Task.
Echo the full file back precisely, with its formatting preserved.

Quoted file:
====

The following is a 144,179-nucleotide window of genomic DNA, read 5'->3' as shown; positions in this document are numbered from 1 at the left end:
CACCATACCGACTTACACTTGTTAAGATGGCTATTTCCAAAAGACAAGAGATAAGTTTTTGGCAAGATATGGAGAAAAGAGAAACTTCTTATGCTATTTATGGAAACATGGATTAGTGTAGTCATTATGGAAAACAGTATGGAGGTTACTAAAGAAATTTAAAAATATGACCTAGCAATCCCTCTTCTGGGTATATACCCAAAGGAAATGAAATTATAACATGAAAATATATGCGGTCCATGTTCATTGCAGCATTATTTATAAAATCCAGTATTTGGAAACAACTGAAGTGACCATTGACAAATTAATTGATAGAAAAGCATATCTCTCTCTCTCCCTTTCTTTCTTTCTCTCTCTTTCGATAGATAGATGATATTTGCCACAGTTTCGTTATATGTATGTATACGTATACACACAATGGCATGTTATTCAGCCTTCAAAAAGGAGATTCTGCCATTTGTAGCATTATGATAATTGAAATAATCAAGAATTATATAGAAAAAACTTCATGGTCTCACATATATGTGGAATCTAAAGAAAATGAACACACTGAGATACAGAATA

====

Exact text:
The following is a 144,179-nucleotide window of genomic DNA, read 5'->3' as shown; positions in this document are numbered from 1 at the left end:
CACCATACCGACTTACACTTGTTAAGATGGCTATTTCCAAAAGACAAGAGATAAGTTTTTGGCAAGATATGGAGAAAAGAGAAACTTCTTATGCTATTTATGGAAACATGGATTAGTGTAGTCATTATGGAAAACAGTATGGAGGTTACTAAAGAAATTTAAAAATATGACCTAGCAATCCCTCTTCTGGGTATATACCCAAAGGAAATGAAATTATAACATGAAAATATATGCGGTCCATGTTCATTGCAGCATTATTTATAAAATCCAGTATTTGGAAACAACTGAAGTGACCATTGACAAATTAATTGATAGAAAAGCATATCTCTCTCTCTCCCTTTCTTTCTTTCTCTCTCTTTCGATAGATAGATGATATTTGCCACAGTTTCGTTATATGTATGTATACGTATACACACAATGGCATGTTATTCAGCCTTCAAAAAGGAGATTCTGCCATTTGTAGCATTATGATAATTGAAATAATCAAGAATTATATAGAAAAAACTTCATGGTCTCACATATATGTGGAATCTAAAGAAAATGAACACACTGAGATACAGAATA